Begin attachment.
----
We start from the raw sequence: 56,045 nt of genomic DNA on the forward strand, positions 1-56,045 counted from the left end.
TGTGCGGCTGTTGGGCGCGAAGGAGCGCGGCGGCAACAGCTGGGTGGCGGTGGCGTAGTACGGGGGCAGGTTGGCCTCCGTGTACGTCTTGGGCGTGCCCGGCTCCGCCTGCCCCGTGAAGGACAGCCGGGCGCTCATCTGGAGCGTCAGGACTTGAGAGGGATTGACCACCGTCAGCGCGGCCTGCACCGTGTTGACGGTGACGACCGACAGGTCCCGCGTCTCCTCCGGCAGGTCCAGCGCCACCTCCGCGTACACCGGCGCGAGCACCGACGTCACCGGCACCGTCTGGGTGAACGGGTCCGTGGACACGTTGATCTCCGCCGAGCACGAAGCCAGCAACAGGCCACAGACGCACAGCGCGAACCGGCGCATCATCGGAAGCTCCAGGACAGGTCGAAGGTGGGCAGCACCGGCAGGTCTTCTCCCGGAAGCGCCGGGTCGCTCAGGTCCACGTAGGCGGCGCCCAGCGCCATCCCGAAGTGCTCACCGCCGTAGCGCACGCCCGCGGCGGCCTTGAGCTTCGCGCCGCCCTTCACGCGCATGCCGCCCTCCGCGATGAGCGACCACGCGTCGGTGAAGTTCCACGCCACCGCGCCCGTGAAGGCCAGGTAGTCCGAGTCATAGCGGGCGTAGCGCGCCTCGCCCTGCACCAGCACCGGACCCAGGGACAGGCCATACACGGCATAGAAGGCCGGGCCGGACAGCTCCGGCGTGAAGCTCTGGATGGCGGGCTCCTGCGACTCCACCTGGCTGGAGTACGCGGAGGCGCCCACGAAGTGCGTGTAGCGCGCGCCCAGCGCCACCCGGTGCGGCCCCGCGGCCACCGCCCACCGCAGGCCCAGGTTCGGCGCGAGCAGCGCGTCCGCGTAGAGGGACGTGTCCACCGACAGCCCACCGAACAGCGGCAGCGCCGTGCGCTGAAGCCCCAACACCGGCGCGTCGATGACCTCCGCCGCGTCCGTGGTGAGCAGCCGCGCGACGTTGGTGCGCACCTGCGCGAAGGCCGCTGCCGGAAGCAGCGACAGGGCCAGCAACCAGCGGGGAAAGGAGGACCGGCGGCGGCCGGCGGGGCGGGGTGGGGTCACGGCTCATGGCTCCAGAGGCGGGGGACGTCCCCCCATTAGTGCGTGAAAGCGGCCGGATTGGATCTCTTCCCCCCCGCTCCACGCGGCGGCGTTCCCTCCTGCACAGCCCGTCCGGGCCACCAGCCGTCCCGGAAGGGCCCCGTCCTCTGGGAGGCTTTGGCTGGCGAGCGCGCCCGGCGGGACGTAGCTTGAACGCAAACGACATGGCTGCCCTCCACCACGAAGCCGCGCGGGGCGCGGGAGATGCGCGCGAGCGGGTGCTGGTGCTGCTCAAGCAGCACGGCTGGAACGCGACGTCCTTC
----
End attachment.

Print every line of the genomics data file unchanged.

We start from the raw sequence: 56,045 nt of genomic DNA on the forward strand, positions 1-56,045 counted from the left end.
TGTGCGGCTGTTGGGCGCGAAGGAGCGCGGCGGCAACAGCTGGGTGGCGGTGGCGTAGTACGGGGGCAGGTTGGCCTCCGTGTACGTCTTGGGCGTGCCCGGCTCCGCCTGCCCCGTGAAGGACAGCCGGGCGCTCATCTGGAGCGTCAGGACTTGAGAGGGATTGACCACCGTCAGCGCGGCCTGCACCGTGTTGACGGTGACGACCGACAGGTCCCGCGTCTCCTCCGGCAGGTCCAGCGCCACCTCCGCGTACACCGGCGCGAGCACCGACGTCACCGGCACCGTCTGGGTGAACGGGTCCGTGGACACGTTGATCTCCGCCGAGCACGAAGCCAGCAACAGGCCACAGACGCACAGCGCGAACCGGCGCATCATCGGAAGCTCCAGGACAGGTCGAAGGTGGGCAGCACCGGCAGGTCTTCTCCCGGAAGCGCCGGGTCGCTCAGGTCCACGTAGGCGGCGCCCAGCGCCATCCCGAAGTGCTCACCGCCGTAGCGCACGCCCGCGGCGGCCTTGAGCTTCGCGCCGCCCTTCACGCGCATGCCGCCCTCCGCGATGAGCGACCACGCGTCGGTGAAGTTCCACGCCACCGCGCCCGTGAAGGCCAGGTAGTCCGAGTCATAGCGGGCGTAGCGCGCCTCGCCCTGCACCAGCACCGGACCCAGGGACAGGCCATACACGGCATAGAAGGCCGGGCCGGACAGCTCCGGCGTGAAGCTCTGGATGGCGGGCTCCTGCGACTCCACCTGGCTGGAGTACGCGGAGGCGCCCACGAAGTGCGTGTAGCGCGCGCCCAGCGCCACCCGGTGCGGCCCCGCGGCCACCGCCCACCGCAGGCCCAGGTTCGGCGCGAGCAGCGCGTCCGCGTAGAGGGACGTGTCCACCGACAGCCCACCGAACAGCGGCAGCGCCGTGCGCTGAAGCCCCAACACCGGCGCGTCGATGACCTCCGCCGCGTCCGTGGTGAGCAGCCGCGCGACGTTGGTGCGCACCTGCGCGAAGGCCGCTGCCGGAAGCAGCGACAGGGCCAGCAACCAGCGGGGAAAGGAGGACCGGCGGCGGCCGGCGGGGCGGGGTGGGGTCACGGCTCATGGCTCCAGAGGCGGGGGACGTCCCCCCATTAGTGCGTGAAAGCGGCCGGATTGGATCTCTTCCCCCCCGCTCCACGCGGCGGCGTTCCCTCCTGCACAGCCCGTCCGGGCCACCAGCCGTCCCGGAAGGGCCCCGTCCTCTGGGAGGCTTTGGCTGGCGAGCGCGCCCGGCGGGACGTAGCTTGAACGCAAACGACATGGCTGCCCTCCACCACGAAGCCGCGCGGGGCGCGGGAGATGCGCGCGAGCGGGTGCTGGTGCTGCTCAAGCAGCACGGCTGGAACGCGACGTCCTTC